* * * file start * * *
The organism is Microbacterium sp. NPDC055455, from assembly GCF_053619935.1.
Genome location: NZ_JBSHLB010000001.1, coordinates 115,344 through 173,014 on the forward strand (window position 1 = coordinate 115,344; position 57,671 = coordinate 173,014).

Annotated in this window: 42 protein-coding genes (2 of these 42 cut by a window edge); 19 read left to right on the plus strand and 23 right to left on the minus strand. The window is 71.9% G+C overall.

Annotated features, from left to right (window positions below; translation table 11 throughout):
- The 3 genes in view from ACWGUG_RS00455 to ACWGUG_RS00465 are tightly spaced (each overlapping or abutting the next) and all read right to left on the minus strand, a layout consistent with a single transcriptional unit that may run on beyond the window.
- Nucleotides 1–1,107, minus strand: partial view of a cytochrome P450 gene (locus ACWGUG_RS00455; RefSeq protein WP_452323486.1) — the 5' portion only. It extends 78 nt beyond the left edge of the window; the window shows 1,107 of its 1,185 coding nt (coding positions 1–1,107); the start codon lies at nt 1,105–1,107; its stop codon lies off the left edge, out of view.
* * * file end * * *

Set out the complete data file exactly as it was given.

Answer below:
The organism is Microbacterium sp. NPDC055455, from assembly GCF_053619935.1.
Genome location: NZ_JBSHLB010000001.1, coordinates 115,344 through 173,014 on the forward strand (window position 1 = coordinate 115,344; position 57,671 = coordinate 173,014).

Annotated in this window: 42 protein-coding genes (2 of these 42 cut by a window edge); 19 read left to right on the plus strand and 23 right to left on the minus strand. The window is 71.9% G+C overall.

Annotated features, from left to right (window positions below; translation table 11 throughout):
- The 3 genes in view from ACWGUG_RS00455 to ACWGUG_RS00465 are tightly spaced (each overlapping or abutting the next) and all read right to left on the minus strand, a layout consistent with a single transcriptional unit that may run on beyond the window.
- Nucleotides 1–1,107, minus strand: partial view of a cytochrome P450 gene (locus ACWGUG_RS00455; RefSeq protein WP_452323486.1) — the 5' portion only. It extends 78 nt beyond the left edge of the window; the window shows 1,107 of its 1,185 coding nt (coding positions 1–1,107); the start codon lies at nt 1,105–1,107; its stop codon lies off the left edge, out of view.